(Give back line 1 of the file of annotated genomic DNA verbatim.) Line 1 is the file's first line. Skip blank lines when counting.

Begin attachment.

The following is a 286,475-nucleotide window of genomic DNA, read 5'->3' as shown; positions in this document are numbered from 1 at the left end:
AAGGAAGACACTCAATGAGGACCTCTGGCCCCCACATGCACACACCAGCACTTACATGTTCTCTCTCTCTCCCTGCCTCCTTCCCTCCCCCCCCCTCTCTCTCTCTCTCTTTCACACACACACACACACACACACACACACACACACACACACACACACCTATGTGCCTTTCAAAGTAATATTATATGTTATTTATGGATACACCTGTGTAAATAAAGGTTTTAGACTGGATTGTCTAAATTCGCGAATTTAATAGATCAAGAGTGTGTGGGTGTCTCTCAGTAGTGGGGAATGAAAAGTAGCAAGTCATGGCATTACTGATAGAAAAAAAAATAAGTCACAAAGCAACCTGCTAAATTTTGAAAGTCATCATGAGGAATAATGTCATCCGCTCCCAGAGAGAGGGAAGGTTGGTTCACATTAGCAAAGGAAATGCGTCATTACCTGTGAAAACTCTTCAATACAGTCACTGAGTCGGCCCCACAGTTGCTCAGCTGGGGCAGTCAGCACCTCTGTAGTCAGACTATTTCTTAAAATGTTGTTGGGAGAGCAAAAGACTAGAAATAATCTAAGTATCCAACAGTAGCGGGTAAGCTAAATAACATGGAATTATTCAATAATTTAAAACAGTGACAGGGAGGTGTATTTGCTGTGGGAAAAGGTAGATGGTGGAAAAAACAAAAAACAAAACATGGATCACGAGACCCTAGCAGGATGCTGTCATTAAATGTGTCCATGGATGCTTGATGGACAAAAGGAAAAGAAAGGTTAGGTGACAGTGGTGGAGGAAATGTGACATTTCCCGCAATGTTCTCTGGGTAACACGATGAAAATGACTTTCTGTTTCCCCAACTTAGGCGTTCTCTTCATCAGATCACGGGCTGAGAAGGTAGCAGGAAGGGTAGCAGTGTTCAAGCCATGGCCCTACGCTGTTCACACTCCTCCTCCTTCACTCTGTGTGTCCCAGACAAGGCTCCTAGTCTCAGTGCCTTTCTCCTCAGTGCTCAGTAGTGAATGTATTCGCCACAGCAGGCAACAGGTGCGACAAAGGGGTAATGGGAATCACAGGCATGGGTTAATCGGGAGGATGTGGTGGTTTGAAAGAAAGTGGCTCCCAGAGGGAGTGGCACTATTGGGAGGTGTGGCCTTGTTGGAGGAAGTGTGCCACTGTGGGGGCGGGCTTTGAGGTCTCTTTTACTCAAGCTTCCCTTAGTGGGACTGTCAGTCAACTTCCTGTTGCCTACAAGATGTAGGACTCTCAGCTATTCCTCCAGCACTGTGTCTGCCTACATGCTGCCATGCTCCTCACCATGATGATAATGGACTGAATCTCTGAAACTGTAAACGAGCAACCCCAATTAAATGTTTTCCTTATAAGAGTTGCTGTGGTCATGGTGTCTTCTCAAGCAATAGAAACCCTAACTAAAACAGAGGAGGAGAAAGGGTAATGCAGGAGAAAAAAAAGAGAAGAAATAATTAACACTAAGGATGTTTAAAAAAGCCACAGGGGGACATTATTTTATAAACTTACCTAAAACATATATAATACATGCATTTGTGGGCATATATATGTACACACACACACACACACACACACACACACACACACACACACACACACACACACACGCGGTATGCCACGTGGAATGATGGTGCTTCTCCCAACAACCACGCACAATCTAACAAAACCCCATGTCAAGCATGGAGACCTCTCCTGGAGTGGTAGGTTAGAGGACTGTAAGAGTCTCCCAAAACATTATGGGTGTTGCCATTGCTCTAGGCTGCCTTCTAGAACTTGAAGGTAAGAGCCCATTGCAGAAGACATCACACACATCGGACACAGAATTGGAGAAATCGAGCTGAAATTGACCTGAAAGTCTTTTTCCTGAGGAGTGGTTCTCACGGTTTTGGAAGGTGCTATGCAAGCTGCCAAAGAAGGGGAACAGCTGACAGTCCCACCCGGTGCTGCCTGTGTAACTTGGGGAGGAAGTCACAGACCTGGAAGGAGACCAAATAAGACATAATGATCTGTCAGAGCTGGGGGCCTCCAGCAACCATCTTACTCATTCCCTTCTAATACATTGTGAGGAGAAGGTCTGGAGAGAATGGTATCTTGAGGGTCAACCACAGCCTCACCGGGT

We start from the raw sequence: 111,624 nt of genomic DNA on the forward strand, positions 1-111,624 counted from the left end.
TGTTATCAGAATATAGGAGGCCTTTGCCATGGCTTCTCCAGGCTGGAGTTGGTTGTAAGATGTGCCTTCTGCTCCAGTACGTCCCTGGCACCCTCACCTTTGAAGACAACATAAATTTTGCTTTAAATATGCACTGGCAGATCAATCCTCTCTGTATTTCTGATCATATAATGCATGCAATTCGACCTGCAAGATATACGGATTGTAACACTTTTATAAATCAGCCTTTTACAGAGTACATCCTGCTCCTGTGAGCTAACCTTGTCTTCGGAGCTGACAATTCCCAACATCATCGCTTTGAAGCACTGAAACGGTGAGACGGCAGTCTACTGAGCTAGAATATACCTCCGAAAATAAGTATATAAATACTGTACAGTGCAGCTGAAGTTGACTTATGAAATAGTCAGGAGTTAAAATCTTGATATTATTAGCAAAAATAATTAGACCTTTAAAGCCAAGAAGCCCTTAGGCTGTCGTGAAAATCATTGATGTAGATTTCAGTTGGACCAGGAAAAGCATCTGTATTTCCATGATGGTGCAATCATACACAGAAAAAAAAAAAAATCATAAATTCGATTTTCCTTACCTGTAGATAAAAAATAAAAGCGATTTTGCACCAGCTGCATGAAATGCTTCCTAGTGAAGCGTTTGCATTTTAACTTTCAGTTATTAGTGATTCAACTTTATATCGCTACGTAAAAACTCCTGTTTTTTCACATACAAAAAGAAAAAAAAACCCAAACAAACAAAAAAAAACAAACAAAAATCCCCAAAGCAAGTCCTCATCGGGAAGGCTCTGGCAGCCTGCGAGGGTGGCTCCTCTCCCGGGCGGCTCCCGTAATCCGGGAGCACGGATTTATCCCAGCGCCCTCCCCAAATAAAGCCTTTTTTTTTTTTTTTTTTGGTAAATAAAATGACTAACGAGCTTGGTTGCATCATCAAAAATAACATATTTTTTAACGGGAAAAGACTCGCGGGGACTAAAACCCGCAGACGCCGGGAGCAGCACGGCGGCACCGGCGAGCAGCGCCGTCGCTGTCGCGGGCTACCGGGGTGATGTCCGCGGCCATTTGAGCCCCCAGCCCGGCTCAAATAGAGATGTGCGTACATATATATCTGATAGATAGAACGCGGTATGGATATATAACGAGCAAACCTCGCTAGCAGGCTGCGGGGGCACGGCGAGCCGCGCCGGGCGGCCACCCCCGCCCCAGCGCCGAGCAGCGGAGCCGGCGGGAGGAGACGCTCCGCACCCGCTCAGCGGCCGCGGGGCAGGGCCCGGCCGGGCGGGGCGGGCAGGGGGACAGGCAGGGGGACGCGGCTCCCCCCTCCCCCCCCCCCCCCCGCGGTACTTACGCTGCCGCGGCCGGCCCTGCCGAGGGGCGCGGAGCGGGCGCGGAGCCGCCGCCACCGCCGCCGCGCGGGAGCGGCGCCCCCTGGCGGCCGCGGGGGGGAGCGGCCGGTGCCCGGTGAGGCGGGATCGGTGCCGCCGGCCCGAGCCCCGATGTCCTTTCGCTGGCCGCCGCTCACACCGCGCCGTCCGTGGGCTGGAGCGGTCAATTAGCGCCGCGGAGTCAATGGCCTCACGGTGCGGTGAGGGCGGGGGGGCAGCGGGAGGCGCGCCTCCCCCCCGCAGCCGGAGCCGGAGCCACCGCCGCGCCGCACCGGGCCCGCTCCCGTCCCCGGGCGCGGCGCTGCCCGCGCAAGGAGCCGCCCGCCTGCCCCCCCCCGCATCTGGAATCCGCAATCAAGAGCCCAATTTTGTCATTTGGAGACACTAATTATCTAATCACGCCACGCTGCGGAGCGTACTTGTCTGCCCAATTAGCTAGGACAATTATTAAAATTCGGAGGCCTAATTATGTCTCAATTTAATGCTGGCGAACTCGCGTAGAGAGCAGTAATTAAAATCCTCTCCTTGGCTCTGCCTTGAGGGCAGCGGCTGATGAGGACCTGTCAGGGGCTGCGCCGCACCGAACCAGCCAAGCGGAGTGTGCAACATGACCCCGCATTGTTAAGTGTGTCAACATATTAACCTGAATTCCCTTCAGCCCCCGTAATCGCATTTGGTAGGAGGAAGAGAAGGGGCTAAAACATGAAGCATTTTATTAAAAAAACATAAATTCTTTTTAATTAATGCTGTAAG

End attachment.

The following is a 286,475-nucleotide window of genomic DNA, read 5'->3' as shown; positions in this document are numbered from 1 at the left end: